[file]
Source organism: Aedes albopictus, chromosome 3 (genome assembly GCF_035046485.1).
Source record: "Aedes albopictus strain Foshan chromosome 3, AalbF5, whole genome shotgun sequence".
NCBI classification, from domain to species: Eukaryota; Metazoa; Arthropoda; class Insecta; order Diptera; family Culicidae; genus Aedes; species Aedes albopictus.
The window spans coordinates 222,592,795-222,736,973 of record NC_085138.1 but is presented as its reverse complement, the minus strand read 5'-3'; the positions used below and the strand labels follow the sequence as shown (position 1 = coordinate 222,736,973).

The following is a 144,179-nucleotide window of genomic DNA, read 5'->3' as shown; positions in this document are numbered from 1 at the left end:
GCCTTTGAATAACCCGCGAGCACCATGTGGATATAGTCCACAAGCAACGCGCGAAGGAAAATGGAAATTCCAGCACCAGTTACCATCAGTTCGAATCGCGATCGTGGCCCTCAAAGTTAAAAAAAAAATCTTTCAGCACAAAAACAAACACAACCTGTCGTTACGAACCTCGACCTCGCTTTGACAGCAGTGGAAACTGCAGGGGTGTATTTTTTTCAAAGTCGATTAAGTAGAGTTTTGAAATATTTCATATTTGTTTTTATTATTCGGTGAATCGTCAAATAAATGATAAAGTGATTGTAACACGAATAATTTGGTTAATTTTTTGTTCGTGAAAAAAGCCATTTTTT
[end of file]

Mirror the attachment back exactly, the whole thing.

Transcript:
Source organism: Aedes albopictus, chromosome 3 (genome assembly GCF_035046485.1).
Source record: "Aedes albopictus strain Foshan chromosome 3, AalbF5, whole genome shotgun sequence".
NCBI classification, from domain to species: Eukaryota; Metazoa; Arthropoda; class Insecta; order Diptera; family Culicidae; genus Aedes; species Aedes albopictus.
The window spans coordinates 222,592,795-222,736,973 of record NC_085138.1 but is presented as its reverse complement, the minus strand read 5'-3'; the positions used below and the strand labels follow the sequence as shown (position 1 = coordinate 222,736,973).

The following is a 144,179-nucleotide window of genomic DNA, read 5'->3' as shown; positions in this document are numbered from 1 at the left end:
GCCTTTGAATAACCCGCGAGCACCATGTGGATATAGTCCACAAGCAACGCGCGAAGGAAAATGGAAATTCCAGCACCAGTTACCATCAGTTCGAATCGCGATCGTGGCCCTCAAAGTTAAAAAAAAAATCTTTCAGCACAAAAACAAACACAACCTGTCGTTACGAACCTCGACCTCGCTTTGACAGCAGTGGAAACTGCAGGGGTGTATTTTTTTCAAAGTCGATTAAGTAGAGTTTTGAAATATTTCATATTTGTTTTTATTATTCGGTGAATCGTCAAATAAATGATAAAGTGATTGTAACACGAATAATTTGGTTAATTTTTTGTTCGTGAAAAAAGCCATTTTTT